4-H a way of life

Sruthi Yejju

Keith Funk has made 4-H his way of life.

Funk, 61, a resident of Eureka, has been working with 4-H since 1957, starting when he was 8 years old. All his children, including his two stepdaughters, have been a part of 4-H too.

“We are a typical family, but 4-H has been an integral part of our life. It has been very important in developing our children and that is very important to us,” Funk said.

Funk has three children from his first marriage, sons Kourtney and Kevin and 39-year- old daughter Kelli, who is now a mother of three daughters herself.

He has two step-daughters, Katie McLaughlin, 19, a freshman at Eureka College, and Natalie McLaughlin, 21, a junior at a college in Kewanee, Ill., who will be graduating in Equine Sciences.  

He and his wife, Lavonne’s, youngest daughter McKenzie, 12, a seventh grader, still has seven years to go at 4-H.

Funk’s granddaughter will be starting 4-H next fall. At the Funks, 4-H is truly a family affair.

“I was a 4-H member at McLean County for 10 years. Then I moved, got married and put my children in 4-H at the Woodford County,” Funk said.

“We attend our 4-H club meetings every month. Last year we were the club of the year.”

Funk is currently a volunteer with 4-H and is the dairy and livestock superintendent.

“I was an advisor for youth earlier. Then I started volunteer work with dairy departments and beef farmers. I used to help organize the dairy show, put on workshops to help dairy, make sure the 4-H livestock got to the ring and things like that. Now I am the dairy superintendent,” he said.

“I grew up on a farm, so it makes sense. I am fortunate to be involved in leadership in that area.”

Funk said, “My youngest daughter joined three years ago. She will be turning 13 this July and can be in 4-H till she turns 19. I will continue with 4-H as long as my daughter is in it. We will then let other people take our place.”

Funk said he and his daughter volunteer the day before the fair, to clean and set up.

“My daughter has taken four or five projects. She is not only working with dairy and livestock, but also participates in arts and crafts and cooking. She loves horses. She takes care of horses too.”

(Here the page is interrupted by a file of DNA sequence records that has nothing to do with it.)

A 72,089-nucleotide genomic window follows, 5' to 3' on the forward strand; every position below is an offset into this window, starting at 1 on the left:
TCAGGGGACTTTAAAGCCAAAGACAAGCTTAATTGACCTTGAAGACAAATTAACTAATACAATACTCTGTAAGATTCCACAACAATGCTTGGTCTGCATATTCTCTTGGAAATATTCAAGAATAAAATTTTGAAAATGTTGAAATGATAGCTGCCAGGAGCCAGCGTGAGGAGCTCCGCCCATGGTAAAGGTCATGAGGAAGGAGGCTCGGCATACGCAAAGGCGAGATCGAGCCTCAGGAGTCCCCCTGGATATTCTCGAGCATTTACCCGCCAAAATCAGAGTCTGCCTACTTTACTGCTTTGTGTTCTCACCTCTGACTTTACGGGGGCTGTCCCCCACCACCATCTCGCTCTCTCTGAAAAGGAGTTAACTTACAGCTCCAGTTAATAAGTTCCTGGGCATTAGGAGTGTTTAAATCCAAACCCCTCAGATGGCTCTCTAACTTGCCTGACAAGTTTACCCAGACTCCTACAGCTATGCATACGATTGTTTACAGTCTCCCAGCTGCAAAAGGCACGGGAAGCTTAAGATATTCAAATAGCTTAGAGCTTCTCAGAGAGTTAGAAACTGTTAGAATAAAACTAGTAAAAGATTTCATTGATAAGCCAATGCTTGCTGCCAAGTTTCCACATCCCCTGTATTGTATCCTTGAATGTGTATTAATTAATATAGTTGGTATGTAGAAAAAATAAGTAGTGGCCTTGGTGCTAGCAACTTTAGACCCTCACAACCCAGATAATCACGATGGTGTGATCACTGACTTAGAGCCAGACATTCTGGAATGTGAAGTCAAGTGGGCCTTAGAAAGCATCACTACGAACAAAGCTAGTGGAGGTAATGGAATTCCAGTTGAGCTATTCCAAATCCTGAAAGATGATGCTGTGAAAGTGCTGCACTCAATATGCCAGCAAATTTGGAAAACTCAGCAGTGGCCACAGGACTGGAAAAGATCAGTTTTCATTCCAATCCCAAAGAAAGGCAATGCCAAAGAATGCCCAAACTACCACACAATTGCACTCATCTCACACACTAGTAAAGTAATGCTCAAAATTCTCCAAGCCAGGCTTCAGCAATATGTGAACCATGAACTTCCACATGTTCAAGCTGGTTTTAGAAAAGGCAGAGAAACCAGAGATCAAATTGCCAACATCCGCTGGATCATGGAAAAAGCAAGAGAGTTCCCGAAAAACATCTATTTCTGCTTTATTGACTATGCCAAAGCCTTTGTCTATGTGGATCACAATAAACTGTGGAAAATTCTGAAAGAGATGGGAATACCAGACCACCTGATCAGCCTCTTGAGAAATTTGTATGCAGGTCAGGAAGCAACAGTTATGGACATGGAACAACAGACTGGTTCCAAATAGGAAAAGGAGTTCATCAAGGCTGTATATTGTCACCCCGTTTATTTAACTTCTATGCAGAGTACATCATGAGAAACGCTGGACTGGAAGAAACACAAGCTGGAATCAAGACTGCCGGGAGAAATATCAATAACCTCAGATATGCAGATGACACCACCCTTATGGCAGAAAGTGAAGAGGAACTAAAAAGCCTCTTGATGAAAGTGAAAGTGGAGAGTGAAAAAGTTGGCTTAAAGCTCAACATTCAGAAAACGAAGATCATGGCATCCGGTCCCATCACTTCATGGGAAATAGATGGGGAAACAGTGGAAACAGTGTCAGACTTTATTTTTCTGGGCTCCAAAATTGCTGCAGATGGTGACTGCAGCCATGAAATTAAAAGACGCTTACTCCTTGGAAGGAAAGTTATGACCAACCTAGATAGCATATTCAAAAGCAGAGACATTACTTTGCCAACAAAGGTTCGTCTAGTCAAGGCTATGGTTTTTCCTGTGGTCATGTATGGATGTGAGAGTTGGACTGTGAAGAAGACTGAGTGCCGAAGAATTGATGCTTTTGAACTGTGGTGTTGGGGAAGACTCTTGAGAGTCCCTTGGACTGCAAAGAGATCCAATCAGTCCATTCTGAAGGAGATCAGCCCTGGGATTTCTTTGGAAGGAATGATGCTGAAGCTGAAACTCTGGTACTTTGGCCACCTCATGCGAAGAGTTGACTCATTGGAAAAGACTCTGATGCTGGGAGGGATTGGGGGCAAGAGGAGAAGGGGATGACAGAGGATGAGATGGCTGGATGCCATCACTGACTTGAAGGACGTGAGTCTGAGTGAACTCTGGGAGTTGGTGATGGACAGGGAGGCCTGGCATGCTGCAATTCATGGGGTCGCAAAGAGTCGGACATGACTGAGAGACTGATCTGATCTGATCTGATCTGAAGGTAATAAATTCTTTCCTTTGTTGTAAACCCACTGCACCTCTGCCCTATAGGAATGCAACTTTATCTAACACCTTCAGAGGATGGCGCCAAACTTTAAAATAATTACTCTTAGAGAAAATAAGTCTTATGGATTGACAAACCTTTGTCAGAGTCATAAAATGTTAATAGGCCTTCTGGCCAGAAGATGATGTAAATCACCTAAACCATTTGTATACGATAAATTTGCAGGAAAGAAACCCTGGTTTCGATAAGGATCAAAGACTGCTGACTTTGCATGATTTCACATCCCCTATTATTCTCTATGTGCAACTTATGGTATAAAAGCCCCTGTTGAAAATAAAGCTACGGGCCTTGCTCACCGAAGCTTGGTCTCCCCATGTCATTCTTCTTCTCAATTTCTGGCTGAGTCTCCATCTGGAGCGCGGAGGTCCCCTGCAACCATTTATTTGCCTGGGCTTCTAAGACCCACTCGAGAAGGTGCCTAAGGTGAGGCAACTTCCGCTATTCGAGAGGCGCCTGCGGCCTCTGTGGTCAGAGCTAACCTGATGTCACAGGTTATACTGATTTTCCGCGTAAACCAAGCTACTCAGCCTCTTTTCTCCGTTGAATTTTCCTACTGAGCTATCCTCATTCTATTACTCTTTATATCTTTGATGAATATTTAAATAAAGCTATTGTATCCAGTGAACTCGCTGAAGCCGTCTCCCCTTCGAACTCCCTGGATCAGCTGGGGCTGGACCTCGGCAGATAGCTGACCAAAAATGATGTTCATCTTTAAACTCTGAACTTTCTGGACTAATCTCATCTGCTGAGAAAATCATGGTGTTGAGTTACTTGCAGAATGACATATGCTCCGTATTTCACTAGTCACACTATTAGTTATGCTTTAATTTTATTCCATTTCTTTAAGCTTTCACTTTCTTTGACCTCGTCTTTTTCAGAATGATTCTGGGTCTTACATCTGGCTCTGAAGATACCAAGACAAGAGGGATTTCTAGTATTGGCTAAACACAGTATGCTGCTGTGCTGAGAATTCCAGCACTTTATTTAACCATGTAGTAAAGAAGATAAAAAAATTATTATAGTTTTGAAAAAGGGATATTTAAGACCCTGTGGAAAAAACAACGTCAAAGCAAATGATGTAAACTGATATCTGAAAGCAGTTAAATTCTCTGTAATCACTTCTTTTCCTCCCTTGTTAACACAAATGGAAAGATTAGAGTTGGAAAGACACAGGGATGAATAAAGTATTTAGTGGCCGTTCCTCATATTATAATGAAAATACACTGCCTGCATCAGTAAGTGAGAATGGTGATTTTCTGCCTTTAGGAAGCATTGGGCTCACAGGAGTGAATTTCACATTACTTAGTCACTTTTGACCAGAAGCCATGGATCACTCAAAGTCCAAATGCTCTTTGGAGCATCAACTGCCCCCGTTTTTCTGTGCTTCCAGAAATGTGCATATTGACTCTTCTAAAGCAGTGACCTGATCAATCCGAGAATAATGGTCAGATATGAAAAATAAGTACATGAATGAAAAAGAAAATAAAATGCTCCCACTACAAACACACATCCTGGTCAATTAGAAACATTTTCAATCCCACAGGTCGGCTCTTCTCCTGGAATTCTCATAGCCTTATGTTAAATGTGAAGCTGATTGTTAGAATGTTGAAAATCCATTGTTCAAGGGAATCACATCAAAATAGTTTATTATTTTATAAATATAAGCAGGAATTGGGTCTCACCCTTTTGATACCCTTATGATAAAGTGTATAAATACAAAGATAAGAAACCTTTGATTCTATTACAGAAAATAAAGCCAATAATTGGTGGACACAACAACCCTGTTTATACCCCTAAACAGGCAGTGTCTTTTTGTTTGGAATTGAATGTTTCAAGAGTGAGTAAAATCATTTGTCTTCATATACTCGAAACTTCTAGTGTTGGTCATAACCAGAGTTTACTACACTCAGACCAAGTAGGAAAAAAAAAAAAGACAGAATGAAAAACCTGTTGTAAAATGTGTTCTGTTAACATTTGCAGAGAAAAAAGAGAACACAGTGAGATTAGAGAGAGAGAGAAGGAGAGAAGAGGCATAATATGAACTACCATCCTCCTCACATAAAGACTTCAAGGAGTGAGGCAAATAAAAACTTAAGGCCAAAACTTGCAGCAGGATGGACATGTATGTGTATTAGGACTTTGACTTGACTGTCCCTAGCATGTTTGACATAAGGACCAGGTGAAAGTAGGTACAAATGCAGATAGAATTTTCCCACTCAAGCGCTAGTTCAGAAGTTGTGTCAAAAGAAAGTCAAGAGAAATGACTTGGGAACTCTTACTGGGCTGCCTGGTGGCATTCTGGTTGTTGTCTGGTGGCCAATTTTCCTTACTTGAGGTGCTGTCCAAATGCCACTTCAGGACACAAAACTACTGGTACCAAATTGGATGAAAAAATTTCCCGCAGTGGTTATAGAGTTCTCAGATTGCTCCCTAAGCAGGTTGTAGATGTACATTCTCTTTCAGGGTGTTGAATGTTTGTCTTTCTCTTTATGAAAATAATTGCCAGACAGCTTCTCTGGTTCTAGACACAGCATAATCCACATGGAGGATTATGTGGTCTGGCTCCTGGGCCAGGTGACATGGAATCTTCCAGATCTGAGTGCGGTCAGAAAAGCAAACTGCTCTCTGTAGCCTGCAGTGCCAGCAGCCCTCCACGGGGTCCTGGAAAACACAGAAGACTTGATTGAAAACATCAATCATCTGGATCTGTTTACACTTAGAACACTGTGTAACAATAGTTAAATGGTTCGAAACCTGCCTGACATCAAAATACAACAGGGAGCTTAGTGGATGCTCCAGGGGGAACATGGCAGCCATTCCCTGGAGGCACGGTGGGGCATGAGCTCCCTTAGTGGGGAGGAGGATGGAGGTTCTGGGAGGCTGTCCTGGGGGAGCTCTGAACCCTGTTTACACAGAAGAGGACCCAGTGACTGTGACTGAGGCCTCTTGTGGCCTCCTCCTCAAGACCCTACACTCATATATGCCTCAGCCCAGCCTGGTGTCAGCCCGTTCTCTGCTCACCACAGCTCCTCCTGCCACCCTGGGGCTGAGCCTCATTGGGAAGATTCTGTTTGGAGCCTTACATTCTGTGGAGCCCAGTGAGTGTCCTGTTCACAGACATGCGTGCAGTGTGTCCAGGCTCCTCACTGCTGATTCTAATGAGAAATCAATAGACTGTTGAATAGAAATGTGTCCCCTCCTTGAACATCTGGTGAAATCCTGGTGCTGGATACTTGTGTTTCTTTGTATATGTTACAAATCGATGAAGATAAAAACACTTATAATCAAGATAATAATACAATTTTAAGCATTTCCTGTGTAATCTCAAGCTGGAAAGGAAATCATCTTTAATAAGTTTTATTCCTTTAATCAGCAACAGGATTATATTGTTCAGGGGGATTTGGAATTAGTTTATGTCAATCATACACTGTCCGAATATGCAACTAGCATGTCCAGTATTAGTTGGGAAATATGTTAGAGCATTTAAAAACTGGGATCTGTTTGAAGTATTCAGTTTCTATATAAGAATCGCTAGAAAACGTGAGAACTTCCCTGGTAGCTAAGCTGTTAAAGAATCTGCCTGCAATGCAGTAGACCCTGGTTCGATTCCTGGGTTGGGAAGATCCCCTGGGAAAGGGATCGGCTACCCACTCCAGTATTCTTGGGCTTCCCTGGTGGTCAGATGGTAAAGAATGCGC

Funk said he believes 4-H helps a child to develop mentally and physically, in addition to helping decide a possible career choice.

“There are 4-H youth programs and adult programs, all of which are important and make a difference.”

Funk, however, has a few disappointments too.

“4-H is not as dominant as it used to be years ago. But still there are parents and people who see the need to send their children. They learn responsibility and acquire knowledge.

“I was a teacher at a high school near Eureka. I then got involved as a youth advisor at 4-H. I like to work with youth. The kids who I met back then have kids now who are in 4-H. It is good to see how important 4-H is to them even now.”

With reference to the Woodford extension office and its uncertain future, Funk said 4-H cooperative extension service is a very vital part of the community and an intrinsic part of people.

“But with change of times, changes are coming up for the extension,” he said. “Lots of people don’t realize the extension’s importance. It used to be just the basic things earlier. Today the 4-H is so much more branched out. Kids learn how to do so many things. The extension office plays a key role in all this.”

Funk moved on to explain his role at 4-H. He attends and participates in state fairs and other county fairs throughout the state.

“I have been on the road quite a lot. I organize different farms wherever we go and judge cattle. We go to state and county contests.”

According to Funk, things have gotten smaller when it comes to major livestock, beef and dairy.

“These require investing time and money and major expenses. That is the reason the numbers in these areas are dwindling.

Chickens, where no major investment is required, is growing rapidly.

“Horses are still going strong, but it is a different thing because it is more for pleasure.”

Funk said he thinks multi-county contests will make more sense and should probably start from next year.

“So, yeah, there have been changes,” he said.

The 2010 Woodford County 4-H Fair will be held July 20-22 with project check-in July 19.

For more information about the 4-H, how to enroll and the programs, visit the website web.extension.illinois.edu/woodford/4hyouth.html.